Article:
And just the threat to use federal power to seize drug patents could have an immediate effect. “If I was a drug company that was trying to license a product that had benefited heavily from taxpayer money, I’d be very careful about how to price that product,” Jing Luo, a professor of medicine at the University of Pittsburgh, told the Associated Press. “I wouldn’t want anyone to take my product away from me.”
What’s Next for Biden’s Ukraine Aid Package?
After Senate Republicans on Wednesday blocked a $111 billion package of foreign aid, the path toward a deal providing funding for Ukraine, Israel, Taiwan and border security remains highly uncertain.
Some Republicans had reportedly expressed hope that their votes against the package would force Democrats to resume negotiations over GOP border policy demands. “Republicans continue to believe that they have the upper hand in the negotiations over border policy because President Biden is adamant that Ukraine cannot be abandoned,” The Washington Post reported. Some GOPers also saw positive signs in President Joe Biden’s statement yesterday that he is “willing to make significant compromises” to “fix the broken border system.”
Talks reportedly resumed Thursday. “They are back at the table, negotiations are back,” an unnamed Democratic source told NBC News. “Republicans presented us a proposal, we are still digesting it, there is still a lot of daylight between the two sides.” The White House is reportedly also getting involved in the border talks now in a “serious way.” Still, the lead Senate negotiators, Republican Sen. James Lankford of Oklahoma and Democratic Sen. Chris Murphy of Connecticut, left the Capitol for the week without a deal, though they still expect to talk by phone over the weekend, Bloomberg’s Erik Wasson reports.
Time is running short, though, and even if negotiators can make a breakthrough and the Senate ends up staying in session an extra week, until just before Christmas, Wasson notes that lawmakers say House Speaker Mike Johnson is set to let his members depart by December 15 — next Friday — leaving no chance for the House to deliver Ukraine aid this year.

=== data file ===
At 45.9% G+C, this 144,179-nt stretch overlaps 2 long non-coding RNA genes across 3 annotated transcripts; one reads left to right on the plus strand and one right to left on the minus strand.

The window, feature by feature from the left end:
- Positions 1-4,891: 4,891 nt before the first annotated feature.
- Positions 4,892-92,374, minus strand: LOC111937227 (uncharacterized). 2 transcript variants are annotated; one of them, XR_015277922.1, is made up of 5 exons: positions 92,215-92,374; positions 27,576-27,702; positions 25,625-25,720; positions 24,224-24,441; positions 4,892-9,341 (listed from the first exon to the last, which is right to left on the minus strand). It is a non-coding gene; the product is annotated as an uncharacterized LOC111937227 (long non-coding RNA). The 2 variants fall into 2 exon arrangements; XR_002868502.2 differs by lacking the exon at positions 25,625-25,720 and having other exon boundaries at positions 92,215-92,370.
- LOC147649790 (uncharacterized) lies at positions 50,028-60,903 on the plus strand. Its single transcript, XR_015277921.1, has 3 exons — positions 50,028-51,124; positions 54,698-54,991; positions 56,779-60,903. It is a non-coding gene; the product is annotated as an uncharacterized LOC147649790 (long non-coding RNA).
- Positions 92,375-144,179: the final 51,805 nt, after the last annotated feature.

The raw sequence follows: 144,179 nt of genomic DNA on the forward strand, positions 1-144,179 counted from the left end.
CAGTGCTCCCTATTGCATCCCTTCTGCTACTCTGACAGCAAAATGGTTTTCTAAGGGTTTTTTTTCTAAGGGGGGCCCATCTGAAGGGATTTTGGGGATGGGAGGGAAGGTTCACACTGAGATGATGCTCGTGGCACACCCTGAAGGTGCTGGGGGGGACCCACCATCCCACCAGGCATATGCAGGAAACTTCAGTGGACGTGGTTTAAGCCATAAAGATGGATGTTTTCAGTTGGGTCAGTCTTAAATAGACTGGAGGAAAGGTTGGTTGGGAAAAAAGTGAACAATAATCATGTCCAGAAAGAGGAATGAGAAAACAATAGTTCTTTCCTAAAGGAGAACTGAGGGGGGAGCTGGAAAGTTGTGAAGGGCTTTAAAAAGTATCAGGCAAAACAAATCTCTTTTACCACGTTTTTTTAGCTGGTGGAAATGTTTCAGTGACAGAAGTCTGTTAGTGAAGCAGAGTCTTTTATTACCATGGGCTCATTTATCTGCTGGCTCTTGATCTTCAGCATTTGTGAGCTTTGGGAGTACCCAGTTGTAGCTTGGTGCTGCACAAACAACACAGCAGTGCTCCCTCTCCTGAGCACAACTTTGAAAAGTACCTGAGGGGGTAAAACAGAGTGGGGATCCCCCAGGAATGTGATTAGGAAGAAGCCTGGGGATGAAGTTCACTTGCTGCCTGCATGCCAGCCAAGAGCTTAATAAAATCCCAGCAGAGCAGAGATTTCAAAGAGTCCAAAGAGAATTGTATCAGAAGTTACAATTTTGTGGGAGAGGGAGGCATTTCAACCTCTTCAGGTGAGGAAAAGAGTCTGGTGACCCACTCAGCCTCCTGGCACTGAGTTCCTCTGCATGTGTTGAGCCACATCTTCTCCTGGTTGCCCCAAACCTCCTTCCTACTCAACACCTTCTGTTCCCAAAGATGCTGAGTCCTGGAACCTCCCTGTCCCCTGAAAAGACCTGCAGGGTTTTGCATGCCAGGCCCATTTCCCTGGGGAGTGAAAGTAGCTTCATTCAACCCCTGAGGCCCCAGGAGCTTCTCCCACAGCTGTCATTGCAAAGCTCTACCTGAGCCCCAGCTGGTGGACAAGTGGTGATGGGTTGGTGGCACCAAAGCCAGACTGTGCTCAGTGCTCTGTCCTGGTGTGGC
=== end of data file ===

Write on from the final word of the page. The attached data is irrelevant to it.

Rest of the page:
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Fiscal News Roundup
- White House Targets Drug Patents in Latest Effort to Lower Prices – Washington Post
- Biden Sees Ukraine Aid as a Priority. But to Get It, He Must Solve a Vexing Immigration Puzzle – NBC News
- Senate Border Negotiators Prepare for Possible Weekend Talks in Hopes of Finding Deal – Politico
- White House Open to New Asylum Limits for Ukraine Aid: Source – Reuters
- White House Says It Doesn’t Regret Including Ukraine Aid in Package With Border Funding – The Hill
- Top Lawmakers Drop Abortion Limits From Defense Bill, Setting up Fight With the Right – Politico
- Amendments Blocking Funding for Drag Shows, Gender-Affirming Care Dropped From NDAA – The Hill
- Defense Bill Would Let Air Force Retire A-10s, F-15s — but Not F-22s – Defense News
- Fetterman Defends 'Reasonable' Border Talks as Fellow Dems Fume – Politico
- Treasury Rally on Fed Bets Is Just Getting Started, Bank of America Predicts – Bloomberg
- ‘Stalemate’ on AIDS Relief to Drag Into 2024 – Politico
- House Votes to Rebuff Biden on Student Loan Relief Plan, Again – Roll Call
- California’s Budget Deficit Balloons to $68B – Politico
- Social Security Clawbacks Hit a Million More People Than Agency Chief Told Congress – Cox Media
Views and Analysis
- People Are Pessimistic About Their Economic Futures. Can You Blame Them? – Steven Rattner, New York Times
- Here’s Why It Would Be Even Harder Now to Kill Obamacare – Tami Luhby, CNN
- Was It Worth It, Kevin McCarthy? – Michelle Cottle, New York Times
- Ukraine’s US Lifeline Is Hanging by a Thinning Thread – Stephen Collinson, CNN
- Pass Ukraine Aid and Address the Border – The Editors, National Review
- Have the Fed’s Rate Increases Meant Nothing? – Karl W. Smith, Bloomberg
- Congress Should Invest in AmeriCorps’ Impact and Promise – David Price, The Hill
- How Britain Put One of the World’s Best Health Care Systems on Life Support – Adam Westbrook, New York Times (video)